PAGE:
The first thing of note is the tremendous selection of charcuterie; here at The Balcon they clearly see the curing of meat as something of an art form. The meats appropriately hail from French and English sources: Trealy Farm in Monmouthshire and Mas Le Rouget in Cantal. We try air-dried leg of Welsh lamb – a lamb prosciutto of sorts. The meat has a lingering, exigent flavour; unquestionably lamby and laced with pearly, crumbling fat – delicious.
Pike custard is not something I expected to find on any menu in London, but is representative of the way in which this restaurant combines the hearty with the graceful. I’ve always thought of pike as being an earthy, muddy-flavoured fish, something to go for when all other piscine options are unavailable. But then I’m reminded of reports of the Quenelles de Brochet served at La Mere Brazier in Lyon as being one of the most delicious fish-based dishes on earth and give it a go. The ‘custard’ comes baked in a small cocotte with a deep, red-brown shellfish veloute poured over and King’s Lynn brown shrimps for good measure. The combination is satisfyingly robust in flavour, but also high-toned and technically impressive. Scottish pork and game pâté en croute is bolstered up with the luxury of foie gras and a properly hefty crust.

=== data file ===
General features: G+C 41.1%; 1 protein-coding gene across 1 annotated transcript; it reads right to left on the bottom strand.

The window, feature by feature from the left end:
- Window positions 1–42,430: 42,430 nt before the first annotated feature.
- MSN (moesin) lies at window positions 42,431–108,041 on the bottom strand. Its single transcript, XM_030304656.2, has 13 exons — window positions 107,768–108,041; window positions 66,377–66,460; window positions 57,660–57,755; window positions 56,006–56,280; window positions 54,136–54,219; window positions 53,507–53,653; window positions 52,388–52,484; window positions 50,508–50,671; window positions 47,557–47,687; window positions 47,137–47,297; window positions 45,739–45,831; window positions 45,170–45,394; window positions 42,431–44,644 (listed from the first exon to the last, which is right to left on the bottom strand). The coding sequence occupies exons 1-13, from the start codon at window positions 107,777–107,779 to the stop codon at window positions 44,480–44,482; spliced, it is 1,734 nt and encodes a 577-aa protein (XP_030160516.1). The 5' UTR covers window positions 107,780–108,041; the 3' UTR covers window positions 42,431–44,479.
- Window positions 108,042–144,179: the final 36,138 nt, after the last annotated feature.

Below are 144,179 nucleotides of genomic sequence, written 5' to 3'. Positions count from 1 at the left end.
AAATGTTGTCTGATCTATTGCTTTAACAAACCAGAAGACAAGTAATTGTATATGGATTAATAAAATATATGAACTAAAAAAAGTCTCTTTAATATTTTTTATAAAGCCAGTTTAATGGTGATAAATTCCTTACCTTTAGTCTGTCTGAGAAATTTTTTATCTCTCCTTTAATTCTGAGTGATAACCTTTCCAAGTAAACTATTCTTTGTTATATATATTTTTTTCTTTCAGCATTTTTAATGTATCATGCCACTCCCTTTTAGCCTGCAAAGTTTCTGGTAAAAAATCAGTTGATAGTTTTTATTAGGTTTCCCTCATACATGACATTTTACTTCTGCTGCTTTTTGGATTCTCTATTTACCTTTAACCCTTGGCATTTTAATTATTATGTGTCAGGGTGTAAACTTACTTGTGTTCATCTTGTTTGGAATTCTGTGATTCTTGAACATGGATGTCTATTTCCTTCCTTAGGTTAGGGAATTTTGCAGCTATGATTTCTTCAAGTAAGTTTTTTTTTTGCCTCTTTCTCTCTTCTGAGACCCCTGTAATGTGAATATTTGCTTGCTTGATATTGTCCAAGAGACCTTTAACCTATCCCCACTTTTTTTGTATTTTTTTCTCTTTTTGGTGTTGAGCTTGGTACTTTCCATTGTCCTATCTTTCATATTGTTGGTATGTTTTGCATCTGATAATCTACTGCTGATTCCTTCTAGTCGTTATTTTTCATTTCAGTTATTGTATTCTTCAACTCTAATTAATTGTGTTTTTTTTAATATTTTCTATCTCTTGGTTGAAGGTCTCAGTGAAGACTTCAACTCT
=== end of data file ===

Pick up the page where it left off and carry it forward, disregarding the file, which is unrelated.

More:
Along with a classic ‘mains’ section there is rotisserie, salads, tarts & tartines, slow-cooked & en cocotte, and pan and grill, so quite a menu to choose from. I’m drawn toward the Scottish beef, foie gras, chanterelles cottage pie, one of the kitchen’s signature dishes, but in the end I opt out with my arteries in mind and go for Devon rosé lamb served with seaweed and green beans. This is composed, precisely cooked and elegant in presentation and flavour. We’ve chosen young right-bank Bordeaux from a well thought through wine list and there couldn’t be a more appropriate pairing. My guest goes low-brow with a burger, but what a burger (‘low-brow’ is, on reflection, deeply inappropriate). Scottish Aberdeen Angus joins Reblochon and brioche in a highly appealing union that speaks of a refined readjustment of the classic format. We dither over the idea of pudding, suspecting hearty rib-sticking stuff, but this is only partially accurate – my guest is somewhat overwhelmed by a mound of homemade chocolate profiteroles, whereas I enjoy a lighter blackberry financier with sorbet, providing a light, citric kick.
The Balcon is a glorious, heady, technically accomplished restaurant, a great addition to an area that is slightly lacking in interesting restaurants. The menu was extremely difficult to choose from; so much appealed to the senses. It may seem crass, but we must mention the prices; for a restaurant operating at this level in this corner of town they’re extremely reasonable. Starters range from £7-12 and mains £11.50 to £25. The setting, service and cuisine are a pleasure to encounter and do a great deal for the Sofitel brand – I will no longer be walking by, but rather dipping into Coco Chanel’s bar before getting to grips with that beef and foie gras pie!